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HigherLogic and Socious

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6 Public Speaking Tips to Improve Your Conferences

Posted by Joshua Paul on Thu, Mar 24, 2011 @ 07:01 AM

Public Speaking Tips for Association and Nonprofit LeadersHere at Socious, not only do we help people get the most out of their event management software, we also help them succeed in other ways. Our speaker management system can help you manage your speakers and sessions of all sizes and scope. However, if your presenters don’t offer effective, organized, and compelling messaging, your conference will suffer.

As a professional speaking coach, I am often asked to impart some words of wisdom to someone preparing to get up and speak in front of a group of people. Though this guidance is rooted in common sense, here are six professional public speaking tips that the nonprofit and corporate leaders at your conference can use to engage their audiences:

1) Know Your Topic Better Than Anyone in the Room

The first, and by far the most important, thing one must do is know the topic up, down and sideways.  All of the rest of what someone like me can impart, while important, can only be built on a solid foundation. That foundation is knowledge of content. The more confident you are about what you are going to say, the more solid and confident you will be, no matter your level of public speaking experience.  I call it “trickle up confidence”. 

When preparing for a presentation, it’s very easy to get caught up in details like worrying about how you’re going to stand, how you are going to gesture, projecting properly, appearance, and looking and sounding authoritative.  These are all very important items and worthy of attention, but to borrow an old cliché, “don’t put the cart before the horse”. Be an expert on topic first.

2) Prepare Your Content Like a Pro

Start at the beginning. When putting together your content, remember that different things work for different people. If you already have a method that works, use it. If you don’t, maybe mine can help. 

First, I put together a pseudo outline that I call “free outlining”.  It’s a lot like “free writing” except it’s only comprised of ideas and bullet points.  After, I completed my free-outline, I tweak it until it’s somewhat organized.  My next step is to actually free-write using my free-outline as a reference.  Finally, I turn my writing into a loose essay.  This is what I will use as the basis for my speech.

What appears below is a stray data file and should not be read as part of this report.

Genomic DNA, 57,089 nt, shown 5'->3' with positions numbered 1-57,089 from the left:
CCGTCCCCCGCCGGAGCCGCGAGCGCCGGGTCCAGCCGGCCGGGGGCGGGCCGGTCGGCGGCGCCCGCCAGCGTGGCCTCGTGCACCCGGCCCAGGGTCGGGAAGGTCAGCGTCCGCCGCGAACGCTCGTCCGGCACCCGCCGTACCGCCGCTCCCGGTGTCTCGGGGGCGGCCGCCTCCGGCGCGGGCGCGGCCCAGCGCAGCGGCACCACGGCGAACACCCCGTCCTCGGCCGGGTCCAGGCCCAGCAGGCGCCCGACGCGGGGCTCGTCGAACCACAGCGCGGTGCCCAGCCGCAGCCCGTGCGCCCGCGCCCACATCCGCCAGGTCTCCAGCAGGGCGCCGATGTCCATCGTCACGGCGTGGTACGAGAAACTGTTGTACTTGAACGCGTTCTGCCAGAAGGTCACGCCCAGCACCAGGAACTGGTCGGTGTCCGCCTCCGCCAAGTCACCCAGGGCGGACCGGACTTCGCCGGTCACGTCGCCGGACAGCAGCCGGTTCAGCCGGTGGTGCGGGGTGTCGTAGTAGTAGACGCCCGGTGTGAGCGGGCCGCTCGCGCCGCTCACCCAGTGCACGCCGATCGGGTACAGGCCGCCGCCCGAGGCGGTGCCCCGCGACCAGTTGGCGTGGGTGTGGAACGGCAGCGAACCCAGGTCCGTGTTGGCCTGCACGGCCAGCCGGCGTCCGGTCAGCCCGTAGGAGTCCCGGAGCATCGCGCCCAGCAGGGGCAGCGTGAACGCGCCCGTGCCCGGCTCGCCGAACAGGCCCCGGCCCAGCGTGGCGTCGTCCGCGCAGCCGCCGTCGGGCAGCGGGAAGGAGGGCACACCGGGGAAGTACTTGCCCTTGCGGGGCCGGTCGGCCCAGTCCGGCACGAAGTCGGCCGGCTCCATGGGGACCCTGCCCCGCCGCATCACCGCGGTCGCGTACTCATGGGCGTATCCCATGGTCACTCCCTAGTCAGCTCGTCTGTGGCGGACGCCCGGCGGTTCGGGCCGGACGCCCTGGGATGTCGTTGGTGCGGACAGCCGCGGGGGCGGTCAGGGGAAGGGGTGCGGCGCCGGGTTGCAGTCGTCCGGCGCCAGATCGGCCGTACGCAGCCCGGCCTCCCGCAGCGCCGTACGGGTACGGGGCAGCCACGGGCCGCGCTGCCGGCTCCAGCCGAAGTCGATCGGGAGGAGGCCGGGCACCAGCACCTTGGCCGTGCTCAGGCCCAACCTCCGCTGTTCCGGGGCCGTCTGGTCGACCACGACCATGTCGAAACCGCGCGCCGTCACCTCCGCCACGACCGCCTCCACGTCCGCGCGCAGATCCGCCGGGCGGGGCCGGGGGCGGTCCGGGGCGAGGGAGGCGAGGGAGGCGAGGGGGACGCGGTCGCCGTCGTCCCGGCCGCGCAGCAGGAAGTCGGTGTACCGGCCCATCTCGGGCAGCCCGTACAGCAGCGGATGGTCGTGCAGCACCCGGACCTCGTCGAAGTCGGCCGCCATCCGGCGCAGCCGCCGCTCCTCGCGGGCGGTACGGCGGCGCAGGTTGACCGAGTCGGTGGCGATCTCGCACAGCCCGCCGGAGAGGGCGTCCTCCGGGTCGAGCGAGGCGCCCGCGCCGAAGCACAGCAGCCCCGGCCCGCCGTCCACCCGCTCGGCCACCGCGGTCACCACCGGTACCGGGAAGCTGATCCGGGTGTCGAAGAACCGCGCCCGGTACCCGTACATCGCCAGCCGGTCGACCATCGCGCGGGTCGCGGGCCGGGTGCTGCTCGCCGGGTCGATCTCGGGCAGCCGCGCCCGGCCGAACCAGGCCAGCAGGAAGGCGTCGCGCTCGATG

3) Really Know Your Audience

Knowing your information fully is the cornerstone of any successful presentation, but a very close second is being able to communicate it properly and with clarity.  There are two items to keep in mind when focusing on the clarity of your message.  
First, you must know your audience.  Are you using jargon that is above their heads, or speaking to them in a manner that is too fundamental?  Keeping their attention is extremely important. This is very difficult if either they have no idea what you are saying, or if you are telling them things they already know. Make sure you are speaking to them on their level.  

4) Be Thorough Yet Succinct

The second item relating to clarity is a little more complex, but can be boiled down to the following. Don’t be redundant and long-winded.  An audience’s attention span, unless they are being entertained, is quite short.  Make sure that you spend no more time than necessary covering what needs to be covered. Your free outlining and free writing will be an asset helping you to keep track of what you need to cover and how deep it’s being covered.

5) Practice and Practice, Then Practice Again

When you have finally reached the point where you have a well-defined speech that addresses the needs of your audience, the last thing to do is practice.  Practice, practice, practice.  Unfortunately, it helps to practice a lot, and it really helps to do it aloud.  Sorry, but it’s true.

So, you know where to start; at the beginning with a solid foundation of knowledge of your subject.  The greatest asset you have and the greatest confidence you can get is from the organized knowledge of your topic.  The next most important factor is the clarity of your message.  Make sure you are brief but thorough and that you are talking “to” your audience, not below or above them.  Also, did I mention the need to practice?

6) Speaking is a Privilege

Finally, don’t forget why you are there in the first place.  You have been asked, or told, to do this not because you look great in Dockers, but because someone somewhere thinks that you have something important to tell others.  That’s a compliment!  Treat it as such.

Feel free to share this article with your conference’s speakers. However, this is just a summary of some of the skills necessary to a successful presentation.  On March 31st , I’ll be hosting a webinar on public speaking and invite you to join me.  I’ll be discussing these points and in a lot greater detail.

Post written by Brady Antonio, Client Manager at Socious

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Tags: Association Management, Social Business, Speaker Management, Public Speaking

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